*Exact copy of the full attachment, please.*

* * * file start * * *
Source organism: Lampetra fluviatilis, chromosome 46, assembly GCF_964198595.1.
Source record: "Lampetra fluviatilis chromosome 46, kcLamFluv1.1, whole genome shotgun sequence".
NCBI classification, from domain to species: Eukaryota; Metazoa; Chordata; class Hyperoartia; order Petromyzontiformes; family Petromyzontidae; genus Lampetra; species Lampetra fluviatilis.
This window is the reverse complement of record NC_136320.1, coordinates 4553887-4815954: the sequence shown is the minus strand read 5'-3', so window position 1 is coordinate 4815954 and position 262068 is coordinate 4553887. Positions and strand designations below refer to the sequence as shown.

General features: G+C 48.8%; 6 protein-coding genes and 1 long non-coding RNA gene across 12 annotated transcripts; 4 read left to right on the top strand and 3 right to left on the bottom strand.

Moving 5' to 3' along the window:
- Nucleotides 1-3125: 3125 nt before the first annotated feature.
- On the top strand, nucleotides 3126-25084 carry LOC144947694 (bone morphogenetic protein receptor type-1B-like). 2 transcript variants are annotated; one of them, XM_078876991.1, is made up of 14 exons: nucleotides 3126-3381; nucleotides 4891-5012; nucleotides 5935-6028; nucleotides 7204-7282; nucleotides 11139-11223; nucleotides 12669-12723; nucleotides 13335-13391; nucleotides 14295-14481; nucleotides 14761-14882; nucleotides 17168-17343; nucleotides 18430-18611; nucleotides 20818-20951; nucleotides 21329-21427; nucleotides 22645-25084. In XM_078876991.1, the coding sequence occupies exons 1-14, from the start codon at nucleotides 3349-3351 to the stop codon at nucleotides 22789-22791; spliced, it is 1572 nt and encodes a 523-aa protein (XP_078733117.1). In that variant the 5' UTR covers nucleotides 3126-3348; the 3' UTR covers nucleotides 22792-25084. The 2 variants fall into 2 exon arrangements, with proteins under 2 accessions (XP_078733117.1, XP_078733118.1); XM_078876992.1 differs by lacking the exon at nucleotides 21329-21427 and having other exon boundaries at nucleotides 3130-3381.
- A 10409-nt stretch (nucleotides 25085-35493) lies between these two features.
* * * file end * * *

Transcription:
Source organism: Lampetra fluviatilis, chromosome 46, assembly GCF_964198595.1.
Source record: "Lampetra fluviatilis chromosome 46, kcLamFluv1.1, whole genome shotgun sequence".
NCBI classification, from domain to species: Eukaryota; Metazoa; Chordata; class Hyperoartia; order Petromyzontiformes; family Petromyzontidae; genus Lampetra; species Lampetra fluviatilis.
This window is the reverse complement of record NC_136320.1, coordinates 4553887-4815954: the sequence shown is the minus strand read 5'-3', so window position 1 is coordinate 4815954 and position 262068 is coordinate 4553887. Positions and strand designations below refer to the sequence as shown.

General features: G+C 48.8%; 6 protein-coding genes and 1 long non-coding RNA gene across 12 annotated transcripts; 4 read left to right on the top strand and 3 right to left on the bottom strand.

Moving 5' to 3' along the window:
- Nucleotides 1-3125: 3125 nt before the first annotated feature.
- On the top strand, nucleotides 3126-25084 carry LOC144947694 (bone morphogenetic protein receptor type-1B-like). 2 transcript variants are annotated; one of them, XM_078876991.1, is made up of 14 exons: nucleotides 3126-3381; nucleotides 4891-5012; nucleotides 5935-6028; nucleotides 7204-7282; nucleotides 11139-11223; nucleotides 12669-12723; nucleotides 13335-13391; nucleotides 14295-14481; nucleotides 14761-14882; nucleotides 17168-17343; nucleotides 18430-18611; nucleotides 20818-20951; nucleotides 21329-21427; nucleotides 22645-25084. In XM_078876991.1, the coding sequence occupies exons 1-14, from the start codon at nucleotides 3349-3351 to the stop codon at nucleotides 22789-22791; spliced, it is 1572 nt and encodes a 523-aa protein (XP_078733117.1). In that variant the 5' UTR covers nucleotides 3126-3348; the 3' UTR covers nucleotides 22792-25084. The 2 variants fall into 2 exon arrangements, with proteins under 2 accessions (XP_078733117.1, XP_078733118.1); XM_078876992.1 differs by lacking the exon at nucleotides 21329-21427 and having other exon boundaries at nucleotides 3130-3381.
- A 10409-nt stretch (nucleotides 25085-35493) lies between these two features.